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A Field Guide to

Uptown

This quirky relic of bygone glamour still offers lively eateries and landmark venues with plenty of character.

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Above:Green Mill Photo: Chris Sweda/Chicago Tribune

If Chicago’s neighborhoods could talk, once-regal Uptown might tell the best tales. The intersection of Broadway and Lawrence, for instance, used to be an entertainment epicenter anchored by several opulent theaters—the Aragon, Riviera, and Uptown—that brought in Hollywood’s biggest names. Uptown even had a film studio, and stars such as Charlie Chaplin, Bob Hope, and Gloria Swanson lived in the area. Though the old-school glitz has faded, the streets are now lined with eclectic shops and ethnic restaurants (including some of the city’s best pho spots). Look for Uptown to perk up—dare we say, regain some of its splendor—when the CTA wraps up its massive revamp of the Wilson station later this year.

Uptown map
Illustration: Michael A. Hill
See
St. Mary of the Lake
St. Mary of the Lake Photo: Andrew A. Nelles/Chicago Tribune

1. Claude Seymour House

This 12,000-square-foot beauty takes up five—five!—city lots and showcases classic Prairie elements such as horizontal features and ornate stained glass windows.

2. Graceland Cemetery

Famous Chicagoans—among them Ernie Banks, Daniel Burnham, and Roger Ebert—are buried here. Don’t miss the Louis Sullivan–designed Getty Tomb, a designated city landmark built in 1890.

3. Margate Park

Settle in with a book while the kids hit the modern playground, custom-designed with sculptures, mosaics, and interactive art. Bring Fido—there’s a dog park here, too.

4. St. Mary of the Lake Church

Dedicated in 1917, the Renaissance-style church is an amalgamation of three Roman cathedrals, with marbled pillars, coffered ceilings, and stunning paintings.

5. West Argyle Street

This city experiment—a “shared” street that gives equal preference to bikes, cars, and pedestrians—is still working out the kinks. Its shops, bakeries, and Vietnamese eateries are worth a stroll anyway.

Shop

6. Ace Fashion Trading Company

It’s not exactly Michigan Avenue, but if you need a scarf for less than $4 or a string of costume-caliber pearls, look no further.

A stuffed raccoon
Get your taxidermy fix at Woolly Mammoth. Photo: Jacob Watts

7. Nearly New Bikes

Come in with $100, leave with a stylin’ used bike—hello, summertime cruising—that’s been expertly repaired. Hit the ATM first, though: It’s cash only.

8. Notice

This cute family-run shop sells locally made jewelry, gift-worthy candles, and adorable stuffed animals to rival any toy store’s.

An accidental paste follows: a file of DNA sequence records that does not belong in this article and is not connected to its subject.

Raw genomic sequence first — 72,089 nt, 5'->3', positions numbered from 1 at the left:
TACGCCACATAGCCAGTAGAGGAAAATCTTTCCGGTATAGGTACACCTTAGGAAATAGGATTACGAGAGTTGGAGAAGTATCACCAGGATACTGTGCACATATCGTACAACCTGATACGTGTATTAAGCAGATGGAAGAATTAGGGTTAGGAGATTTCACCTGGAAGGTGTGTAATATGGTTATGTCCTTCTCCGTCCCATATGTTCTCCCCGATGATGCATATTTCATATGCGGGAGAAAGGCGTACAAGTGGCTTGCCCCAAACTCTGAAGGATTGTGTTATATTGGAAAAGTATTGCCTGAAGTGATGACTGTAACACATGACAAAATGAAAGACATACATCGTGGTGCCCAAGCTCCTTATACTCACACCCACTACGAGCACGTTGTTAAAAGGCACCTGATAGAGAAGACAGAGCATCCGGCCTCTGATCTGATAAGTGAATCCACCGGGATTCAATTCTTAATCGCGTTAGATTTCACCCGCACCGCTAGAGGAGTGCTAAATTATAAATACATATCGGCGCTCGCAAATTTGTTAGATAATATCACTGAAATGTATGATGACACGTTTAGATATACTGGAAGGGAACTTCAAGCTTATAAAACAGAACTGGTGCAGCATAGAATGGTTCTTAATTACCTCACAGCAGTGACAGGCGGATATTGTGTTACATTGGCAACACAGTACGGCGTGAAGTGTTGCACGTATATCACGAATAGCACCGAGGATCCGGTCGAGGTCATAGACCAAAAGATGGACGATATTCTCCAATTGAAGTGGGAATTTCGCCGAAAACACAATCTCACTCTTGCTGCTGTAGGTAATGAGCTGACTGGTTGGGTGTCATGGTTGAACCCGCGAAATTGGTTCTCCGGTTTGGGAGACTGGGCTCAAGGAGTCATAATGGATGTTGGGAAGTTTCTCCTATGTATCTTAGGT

9. Qideas

You’ll find everything from live bamboo to waving gold kitties (you know what we mean), plus some crazy good deals on unusual kitchenware.

10. Woolly Mammoth

One man’s creepy is another’s eccentric (yet oddly cool) collection of doll parts, taxidermied squirrels, and vintage surgical tools.

Eat & Drink
Demera
Demera Photo: Patrick E. Fraser

11. 42 Grams

This relative newcomer to fine dining has two Michelin stars thanks to its Charlie Trotter–trained chef, Jake Bickelhaupt.

12. Baker & Nosh

Here’s some karma: The always-packed indie coffee shop serving flaky croissants and rich scones recently took over a former Starbucks.

13. Demera Ethiopian Restaurant

Step 1: Order No. 16, a choose-your-own-meat bonanza. Step 2: Wrap it in spongy injera bread. Step 3: Wash it down with Castel, an Ethiopian lager. Step 4: Repeat.

14. Green Mill Cocktail Lounge

Once frequented by Al Capone, this iconic gin joint still reels in the top jazz players in town. The martinis are expertly mixed, and the plush velvet booths are old-school swank in the best way.

15. Uptown Pho

If you’re not feeling the pho (pronounced fuh)—a belly-warming broth teeming with beef, scallions, cilantro, and spice—the banh mi is solid. But seriously: Get the pho.

16. Uptown Underground

You literally have to go underground to find this old-timey “retrotainment”: cabaret, burlesque, magicians, acrobats, and more.

Events

Throughout May:City Lit Theater’s comedy Forty-Two Stories explores the dynamics of a colorful Lake Shore Drive high-rise and its motley crew of residents.

Throughout May:Watch the tale of a legendary chanteuse unfold in Black Ensemble Theater’s Black Pearl: A Tribute to Josephine Baker.

May 1:At Uptown Underground, the Skivvies play eclectic tunes on the cello and ukulele—in their underwear, naturally.

May 10:Alt-rock heroes the Jesus and Mary Chain bring their feedback-drenched pop and shoegazing angst to the Riviera Theatre.

May 19 to 20:Catch the drumming and elegant jazz of the Dave King Trio at the Green Mill Cocktail Lounge.

Did You Know?

The J. Geils Band played the last show at the now-shuttered Uptown Theatre on December 19, 1981.

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If You Want to Live Here

Population Median houshold income Median sale price (house)
56,400
(14% Hispanic, 52% white, 11% Asian, 20% black)
$40,700 $260,000

Listing of the month

1244 W. Carmen Ave.

1244 W. Carmen Ave.
Photo: Courtesy of David Wong/First Key Realty

Asking price:$528,000

Specs:2,400 square feet, five bedrooms, two bathrooms

Funky in a largely good way, the famed Myron Bachman House is part Quonset hut, part fading eccentricity that just needs a little love to rise again.

NOTE: Median home listing price is from January 2017. SOURCES: U.S. Census Bureau, Zillow
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